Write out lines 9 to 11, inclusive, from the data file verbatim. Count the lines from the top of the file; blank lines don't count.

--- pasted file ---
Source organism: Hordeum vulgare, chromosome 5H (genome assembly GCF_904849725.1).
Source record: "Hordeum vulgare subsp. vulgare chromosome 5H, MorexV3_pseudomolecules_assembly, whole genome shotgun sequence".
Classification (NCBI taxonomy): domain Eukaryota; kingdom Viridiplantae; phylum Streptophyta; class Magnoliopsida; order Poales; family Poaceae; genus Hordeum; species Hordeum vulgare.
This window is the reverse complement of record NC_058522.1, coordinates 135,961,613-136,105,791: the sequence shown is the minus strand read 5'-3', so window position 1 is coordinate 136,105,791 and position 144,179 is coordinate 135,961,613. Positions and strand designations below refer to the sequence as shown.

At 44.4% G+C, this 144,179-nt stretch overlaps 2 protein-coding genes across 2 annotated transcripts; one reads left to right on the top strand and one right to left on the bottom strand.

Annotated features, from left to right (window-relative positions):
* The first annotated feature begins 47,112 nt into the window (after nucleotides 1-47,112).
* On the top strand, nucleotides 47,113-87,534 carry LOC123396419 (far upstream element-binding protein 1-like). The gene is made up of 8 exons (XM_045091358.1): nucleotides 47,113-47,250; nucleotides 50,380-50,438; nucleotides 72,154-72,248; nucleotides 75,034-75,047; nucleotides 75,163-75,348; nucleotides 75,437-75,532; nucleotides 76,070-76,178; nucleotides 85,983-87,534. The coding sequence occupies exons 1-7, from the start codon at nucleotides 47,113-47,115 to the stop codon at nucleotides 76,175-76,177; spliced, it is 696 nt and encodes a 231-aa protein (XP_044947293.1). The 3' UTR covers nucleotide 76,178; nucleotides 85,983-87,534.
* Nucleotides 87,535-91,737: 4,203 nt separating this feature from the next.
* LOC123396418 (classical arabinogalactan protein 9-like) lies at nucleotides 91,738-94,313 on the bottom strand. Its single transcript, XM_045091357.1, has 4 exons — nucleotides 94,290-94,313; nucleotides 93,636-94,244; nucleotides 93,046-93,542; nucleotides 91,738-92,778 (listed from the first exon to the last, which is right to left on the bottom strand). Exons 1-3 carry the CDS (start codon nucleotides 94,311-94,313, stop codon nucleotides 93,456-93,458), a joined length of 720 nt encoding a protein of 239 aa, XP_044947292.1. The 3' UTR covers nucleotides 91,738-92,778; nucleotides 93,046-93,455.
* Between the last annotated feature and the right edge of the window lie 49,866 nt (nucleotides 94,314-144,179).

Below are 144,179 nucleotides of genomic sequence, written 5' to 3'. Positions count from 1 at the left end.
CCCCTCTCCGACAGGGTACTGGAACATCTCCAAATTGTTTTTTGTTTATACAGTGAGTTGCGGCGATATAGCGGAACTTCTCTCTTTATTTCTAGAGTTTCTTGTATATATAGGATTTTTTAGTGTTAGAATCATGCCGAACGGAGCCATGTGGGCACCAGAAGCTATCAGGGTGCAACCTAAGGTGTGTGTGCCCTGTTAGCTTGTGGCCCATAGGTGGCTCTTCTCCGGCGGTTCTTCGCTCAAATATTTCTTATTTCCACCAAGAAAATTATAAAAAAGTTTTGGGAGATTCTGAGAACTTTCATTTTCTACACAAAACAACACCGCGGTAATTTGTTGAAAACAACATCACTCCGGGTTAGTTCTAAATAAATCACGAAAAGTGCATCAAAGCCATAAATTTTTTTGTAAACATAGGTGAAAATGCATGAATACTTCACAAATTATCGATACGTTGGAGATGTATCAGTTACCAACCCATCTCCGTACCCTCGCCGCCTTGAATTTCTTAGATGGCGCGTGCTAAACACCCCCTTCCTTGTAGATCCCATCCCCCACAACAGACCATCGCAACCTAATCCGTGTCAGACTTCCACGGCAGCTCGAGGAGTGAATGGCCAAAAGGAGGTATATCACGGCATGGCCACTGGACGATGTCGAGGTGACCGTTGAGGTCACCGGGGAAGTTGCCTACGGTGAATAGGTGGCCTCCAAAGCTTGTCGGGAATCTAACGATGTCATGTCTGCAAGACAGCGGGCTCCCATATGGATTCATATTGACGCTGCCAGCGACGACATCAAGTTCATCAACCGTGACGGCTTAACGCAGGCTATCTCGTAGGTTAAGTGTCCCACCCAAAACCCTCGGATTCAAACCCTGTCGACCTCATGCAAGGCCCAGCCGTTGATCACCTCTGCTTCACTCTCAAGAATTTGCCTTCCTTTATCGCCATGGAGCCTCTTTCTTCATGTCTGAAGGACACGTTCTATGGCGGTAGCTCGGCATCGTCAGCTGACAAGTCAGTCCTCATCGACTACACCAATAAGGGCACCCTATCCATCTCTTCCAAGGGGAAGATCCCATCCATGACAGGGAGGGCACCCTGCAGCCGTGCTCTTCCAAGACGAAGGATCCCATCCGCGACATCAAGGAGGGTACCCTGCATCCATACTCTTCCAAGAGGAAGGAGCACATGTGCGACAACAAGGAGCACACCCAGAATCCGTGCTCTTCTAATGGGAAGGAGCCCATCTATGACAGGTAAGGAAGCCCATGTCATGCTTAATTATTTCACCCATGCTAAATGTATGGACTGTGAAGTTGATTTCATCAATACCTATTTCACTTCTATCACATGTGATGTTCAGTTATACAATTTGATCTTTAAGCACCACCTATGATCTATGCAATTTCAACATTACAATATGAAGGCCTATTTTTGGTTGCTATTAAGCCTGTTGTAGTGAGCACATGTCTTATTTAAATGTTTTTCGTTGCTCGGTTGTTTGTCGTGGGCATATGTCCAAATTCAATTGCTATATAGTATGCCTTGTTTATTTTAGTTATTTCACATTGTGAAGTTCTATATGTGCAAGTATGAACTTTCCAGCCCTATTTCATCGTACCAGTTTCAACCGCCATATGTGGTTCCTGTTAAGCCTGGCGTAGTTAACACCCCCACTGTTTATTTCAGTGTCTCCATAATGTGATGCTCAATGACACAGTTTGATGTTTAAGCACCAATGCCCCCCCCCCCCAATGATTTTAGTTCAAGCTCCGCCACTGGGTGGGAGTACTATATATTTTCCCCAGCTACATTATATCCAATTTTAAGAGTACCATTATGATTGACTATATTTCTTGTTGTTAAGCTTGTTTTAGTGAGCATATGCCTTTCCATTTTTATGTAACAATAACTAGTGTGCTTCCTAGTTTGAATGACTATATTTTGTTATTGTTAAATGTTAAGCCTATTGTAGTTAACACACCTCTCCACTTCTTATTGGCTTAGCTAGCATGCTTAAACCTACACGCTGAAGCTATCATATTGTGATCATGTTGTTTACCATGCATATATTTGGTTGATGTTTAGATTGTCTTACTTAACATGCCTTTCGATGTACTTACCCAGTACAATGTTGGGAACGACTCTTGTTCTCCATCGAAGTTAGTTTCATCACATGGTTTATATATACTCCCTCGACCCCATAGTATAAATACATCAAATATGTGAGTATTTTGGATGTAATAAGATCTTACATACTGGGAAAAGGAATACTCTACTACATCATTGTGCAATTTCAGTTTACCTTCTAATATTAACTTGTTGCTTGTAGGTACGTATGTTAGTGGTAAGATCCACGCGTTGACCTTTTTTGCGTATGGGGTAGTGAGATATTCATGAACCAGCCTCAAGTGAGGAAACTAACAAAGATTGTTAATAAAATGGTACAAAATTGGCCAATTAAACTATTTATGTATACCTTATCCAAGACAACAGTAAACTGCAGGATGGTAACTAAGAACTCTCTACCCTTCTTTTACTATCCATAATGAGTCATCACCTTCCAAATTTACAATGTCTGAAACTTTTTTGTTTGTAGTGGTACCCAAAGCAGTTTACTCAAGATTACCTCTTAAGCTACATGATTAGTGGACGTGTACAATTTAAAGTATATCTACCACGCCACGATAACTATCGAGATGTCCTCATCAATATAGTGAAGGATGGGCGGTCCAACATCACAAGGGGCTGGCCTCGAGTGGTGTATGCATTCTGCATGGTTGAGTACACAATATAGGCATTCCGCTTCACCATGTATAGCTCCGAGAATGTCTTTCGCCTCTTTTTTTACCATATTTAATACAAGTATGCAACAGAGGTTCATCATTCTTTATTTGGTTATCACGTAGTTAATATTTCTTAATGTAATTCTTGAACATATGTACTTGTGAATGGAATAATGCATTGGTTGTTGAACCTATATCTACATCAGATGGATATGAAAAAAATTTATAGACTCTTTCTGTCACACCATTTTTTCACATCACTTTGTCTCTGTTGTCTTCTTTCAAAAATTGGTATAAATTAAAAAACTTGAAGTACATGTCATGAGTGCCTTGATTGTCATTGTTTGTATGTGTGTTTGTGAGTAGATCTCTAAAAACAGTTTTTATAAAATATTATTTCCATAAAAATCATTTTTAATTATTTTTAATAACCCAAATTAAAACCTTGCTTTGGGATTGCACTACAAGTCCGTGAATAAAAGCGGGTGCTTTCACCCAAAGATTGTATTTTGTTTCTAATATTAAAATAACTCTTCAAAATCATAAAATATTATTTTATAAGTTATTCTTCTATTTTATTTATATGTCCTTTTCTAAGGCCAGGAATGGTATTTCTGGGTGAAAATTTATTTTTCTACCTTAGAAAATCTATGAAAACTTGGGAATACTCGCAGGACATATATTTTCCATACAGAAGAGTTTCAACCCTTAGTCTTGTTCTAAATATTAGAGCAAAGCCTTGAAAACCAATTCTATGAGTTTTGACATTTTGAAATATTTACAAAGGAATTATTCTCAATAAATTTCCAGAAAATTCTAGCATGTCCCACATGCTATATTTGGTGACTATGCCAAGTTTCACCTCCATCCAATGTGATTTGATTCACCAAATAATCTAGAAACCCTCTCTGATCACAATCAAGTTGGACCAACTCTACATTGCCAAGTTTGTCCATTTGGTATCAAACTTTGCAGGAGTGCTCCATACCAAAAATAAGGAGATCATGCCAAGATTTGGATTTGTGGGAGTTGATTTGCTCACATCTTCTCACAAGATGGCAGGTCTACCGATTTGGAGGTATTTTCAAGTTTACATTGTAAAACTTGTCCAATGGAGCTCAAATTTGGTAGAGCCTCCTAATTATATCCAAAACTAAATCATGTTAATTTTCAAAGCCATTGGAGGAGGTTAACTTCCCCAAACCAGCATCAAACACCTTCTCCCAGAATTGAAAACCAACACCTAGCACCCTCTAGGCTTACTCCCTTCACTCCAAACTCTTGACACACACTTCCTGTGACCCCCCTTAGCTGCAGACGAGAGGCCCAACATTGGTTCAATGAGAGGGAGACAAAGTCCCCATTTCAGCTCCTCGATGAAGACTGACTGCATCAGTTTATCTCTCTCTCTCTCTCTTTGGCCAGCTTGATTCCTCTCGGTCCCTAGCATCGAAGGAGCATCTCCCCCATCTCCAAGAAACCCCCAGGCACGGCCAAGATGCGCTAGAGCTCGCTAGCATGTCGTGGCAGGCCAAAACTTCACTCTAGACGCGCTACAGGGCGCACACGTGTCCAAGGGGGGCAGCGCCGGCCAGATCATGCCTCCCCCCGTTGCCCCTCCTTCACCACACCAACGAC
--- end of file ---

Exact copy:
* Nucleotides 87,535-91,737: 4,203 nt separating this feature from the next.
* LOC123396418 (classical arabinogalactan protein 9-like) lies at nucleotides 91,738-94,313 on the bottom strand. Its single transcript, XM_045091357.1, has 4 exons — nucleotides 94,290-94,313; nucleotides 93,636-94,244; nucleotides 93,046-93,542; nucleotides 91,738-92,778 (listed from the first exon to the last, which is right to left on the bottom strand). Exons 1-3 carry the CDS (start codon nucleotides 94,311-94,313, stop codon nucleotides 93,456-93,458), a joined length of 720 nt encoding a protein of 239 aa, XP_044947292.1. The 3' UTR covers nucleotides 91,738-92,778; nucleotides 93,046-93,455.
* Between the last annotated feature and the right edge of the window lie 49,866 nt (nucleotides 94,314-144,179).